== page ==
FIG. 6C shows the mirror retainer 133′ after a few milliseconds of illumination by the laser. It should be noted that, at this time, the area being illuminated is being heated and is expanding. The time scale of illumination is so short that the surrounding area is not receiving much heat transfer, so there is an imbalance in the amount of expansion between the right and left sides of the mirror retainer 133′. Because the left side of the mirror retainer 133′ is warmed and expanding and the right side is not, there is slight distortion which causes the mirror component 132 to tilt slightly toward the right (i.e. clockwise). For a moderate temperature rise, this distortion may be considered “elastic”. Namely, if at this point the laser illumination were removed, temperature equalization would occur in a second or so by radiative cooling, convective and conductive cooling, and some heat transfer would occur around the mirror retainer 133′ so that the differential expansion would subside. If the “elastic” limit of the material is not exceeded, the mirror retainer 133′ would “spring back” to its original shape.

FIG. 6D shows the mirror retainer 133′ after additional illumination by the high power laser. Heating has continued on the left side of the mirror retainer 133′ and the melting or softening point has been reached. Although the material of the mirror retainer 133′ has been heated further and has expanded in volume, the mirror component 132 is less tilted to the right than it had been in FIG. 6C. Instead, the expanding region of the mirror retainer 133′ bulges outward from the original wall boundaries instead of tying to spread the area of that portion of the wall along the wall direction. The softened or melted material does not try to maintain its original shape beyond the needs of surface tension. If surface tension is not sufficient, that portion of the wall disintegrates.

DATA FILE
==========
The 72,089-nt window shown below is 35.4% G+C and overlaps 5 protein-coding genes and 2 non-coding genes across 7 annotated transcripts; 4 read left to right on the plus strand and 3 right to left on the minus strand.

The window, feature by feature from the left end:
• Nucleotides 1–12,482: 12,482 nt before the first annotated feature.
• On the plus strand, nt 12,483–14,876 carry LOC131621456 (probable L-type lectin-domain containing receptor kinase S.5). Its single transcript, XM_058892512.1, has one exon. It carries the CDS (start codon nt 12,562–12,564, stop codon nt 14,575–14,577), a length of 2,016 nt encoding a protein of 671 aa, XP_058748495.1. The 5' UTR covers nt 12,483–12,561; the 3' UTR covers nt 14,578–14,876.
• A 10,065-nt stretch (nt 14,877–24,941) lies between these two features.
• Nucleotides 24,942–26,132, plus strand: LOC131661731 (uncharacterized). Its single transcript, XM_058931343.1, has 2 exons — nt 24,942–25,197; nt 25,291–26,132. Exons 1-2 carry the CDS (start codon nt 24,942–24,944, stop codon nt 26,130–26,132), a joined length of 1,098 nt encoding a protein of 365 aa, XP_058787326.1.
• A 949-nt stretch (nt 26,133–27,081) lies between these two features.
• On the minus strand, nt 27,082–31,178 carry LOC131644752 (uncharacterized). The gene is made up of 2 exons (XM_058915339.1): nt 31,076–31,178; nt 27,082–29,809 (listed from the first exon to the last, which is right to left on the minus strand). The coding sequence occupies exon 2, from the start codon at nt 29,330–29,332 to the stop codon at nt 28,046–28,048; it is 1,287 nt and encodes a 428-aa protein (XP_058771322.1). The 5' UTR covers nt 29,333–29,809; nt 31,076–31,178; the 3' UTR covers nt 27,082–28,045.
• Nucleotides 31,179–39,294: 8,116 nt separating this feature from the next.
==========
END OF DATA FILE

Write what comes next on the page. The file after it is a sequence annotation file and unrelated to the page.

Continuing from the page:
FIG. 6E shows the final and permanent distortion of the mirror retainer 133′ after the illumination has been removed and the mirror retainer has cooled back down to the ambient temperature. The mirror component 132 is now tilted slightly to the left (i.e. counter-clockwise) compared to its original orientation. The distortion shown in FIG. 6E has clearly gone beyond “elastic”. Notice that the permanent distortion direction is typically reversed from the “elastic” distortion case. In reality, the resolidified portion of the wall may no longer appear flat but show bulges and depressions.

Thus, through use of the above-described method, misalignments of the optical apparatus 100, 100′ can be corrected by changing the orientation of the mirror component 132. The misalignments typically occur when the optical wave guide 120 is affixed to the lens retainer, therefore, prior to affixing the combined wave guide/lens retainer 120/130, 130′ to the package wall 110, the method shown in FIGS. 6A-6E may be performed. These misalignments are typically due to “post-weld shif” of the wave guide 120 with respect to the lens retainer 130, 130′. The lack of proper alignment due to post weld shift or other related phenomena is manifest in that the optical coupling observed between the two fibers 122, 123 (FIG. 4) is less than expected. Unfortunately, this information does not indicate which direction one needs to redirect the tilt of the mirror component 132. By providing “elastic” distortions as portrayed in FIG. 6C, one can ascertain the proper direction to adjust the mirror component orientation. For example, one can try some laser heating (in turn) on the north, east, south, and west sides of the mirror retainer 133, 133′ walls. Some of the trials may result in more optical coupling between the fibers 122, 123 and some in less coupling. The relative success then suggests which direction the mirror component 132 needs to be adjusted (e.g. north, northeast, east, etc.). Armed with this knowledge, one can provide a stronger (or longer) laser pulse that actually produces a permanent distortion such as described and shown in reference to FIG. 6E.